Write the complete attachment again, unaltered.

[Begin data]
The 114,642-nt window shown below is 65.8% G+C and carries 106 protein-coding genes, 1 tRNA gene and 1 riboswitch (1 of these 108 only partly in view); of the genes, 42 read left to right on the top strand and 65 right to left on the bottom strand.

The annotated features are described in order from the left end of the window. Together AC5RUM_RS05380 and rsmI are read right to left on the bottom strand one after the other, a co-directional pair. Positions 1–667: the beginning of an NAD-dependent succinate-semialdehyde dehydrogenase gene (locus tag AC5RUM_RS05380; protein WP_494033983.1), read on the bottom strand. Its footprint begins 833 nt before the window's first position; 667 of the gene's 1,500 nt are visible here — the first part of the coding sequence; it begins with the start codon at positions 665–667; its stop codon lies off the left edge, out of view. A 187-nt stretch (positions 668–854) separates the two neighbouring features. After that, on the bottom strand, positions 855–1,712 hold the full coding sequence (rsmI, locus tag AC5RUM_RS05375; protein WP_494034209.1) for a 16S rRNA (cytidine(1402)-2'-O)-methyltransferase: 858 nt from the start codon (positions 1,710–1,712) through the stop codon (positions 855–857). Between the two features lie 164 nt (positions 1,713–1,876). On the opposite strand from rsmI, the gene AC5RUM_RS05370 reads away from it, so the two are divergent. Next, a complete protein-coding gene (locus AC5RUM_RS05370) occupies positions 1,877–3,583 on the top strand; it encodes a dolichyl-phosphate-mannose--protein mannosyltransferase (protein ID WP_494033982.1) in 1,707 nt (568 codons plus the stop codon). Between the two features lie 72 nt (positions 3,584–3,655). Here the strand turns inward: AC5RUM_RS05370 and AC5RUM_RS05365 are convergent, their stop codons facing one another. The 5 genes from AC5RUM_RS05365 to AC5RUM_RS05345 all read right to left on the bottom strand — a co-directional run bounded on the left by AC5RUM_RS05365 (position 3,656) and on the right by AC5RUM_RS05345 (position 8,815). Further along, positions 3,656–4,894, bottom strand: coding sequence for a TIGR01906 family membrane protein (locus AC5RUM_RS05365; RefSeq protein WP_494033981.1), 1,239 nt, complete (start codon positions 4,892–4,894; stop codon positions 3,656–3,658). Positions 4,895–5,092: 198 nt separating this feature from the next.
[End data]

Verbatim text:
The 114,642-nt window shown below is 65.8% G+C and carries 106 protein-coding genes, 1 tRNA gene and 1 riboswitch (1 of these 108 only partly in view); of the genes, 42 read left to right on the top strand and 65 right to left on the bottom strand.

The annotated features are described in order from the left end of the window. Together AC5RUM_RS05380 and rsmI are read right to left on the bottom strand one after the other, a co-directional pair. Positions 1–667: the beginning of an NAD-dependent succinate-semialdehyde dehydrogenase gene (locus tag AC5RUM_RS05380; protein WP_494033983.1), read on the bottom strand. Its footprint begins 833 nt before the window's first position; 667 of the gene's 1,500 nt are visible here — the first part of the coding sequence; it begins with the start codon at positions 665–667; its stop codon lies off the left edge, out of view. A 187-nt stretch (positions 668–854) separates the two neighbouring features. After that, on the bottom strand, positions 855–1,712 hold the full coding sequence (rsmI, locus tag AC5RUM_RS05375; protein WP_494034209.1) for a 16S rRNA (cytidine(1402)-2'-O)-methyltransferase: 858 nt from the start codon (positions 1,710–1,712) through the stop codon (positions 855–857). Between the two features lie 164 nt (positions 1,713–1,876). On the opposite strand from rsmI, the gene AC5RUM_RS05370 reads away from it, so the two are divergent. Next, a complete protein-coding gene (locus AC5RUM_RS05370) occupies positions 1,877–3,583 on the top strand; it encodes a dolichyl-phosphate-mannose--protein mannosyltransferase (protein ID WP_494033982.1) in 1,707 nt (568 codons plus the stop codon). Between the two features lie 72 nt (positions 3,584–3,655). Here the strand turns inward: AC5RUM_RS05370 and AC5RUM_RS05365 are convergent, their stop codons facing one another. The 5 genes from AC5RUM_RS05365 to AC5RUM_RS05345 all read right to left on the bottom strand — a co-directional run bounded on the left by AC5RUM_RS05365 (position 3,656) and on the right by AC5RUM_RS05345 (position 8,815). Further along, positions 3,656–4,894, bottom strand: coding sequence for a TIGR01906 family membrane protein (locus AC5RUM_RS05365; RefSeq protein WP_494033981.1), 1,239 nt, complete (start codon positions 4,892–4,894; stop codon positions 3,656–3,658). Positions 4,895–5,092: 198 nt separating this feature from the next.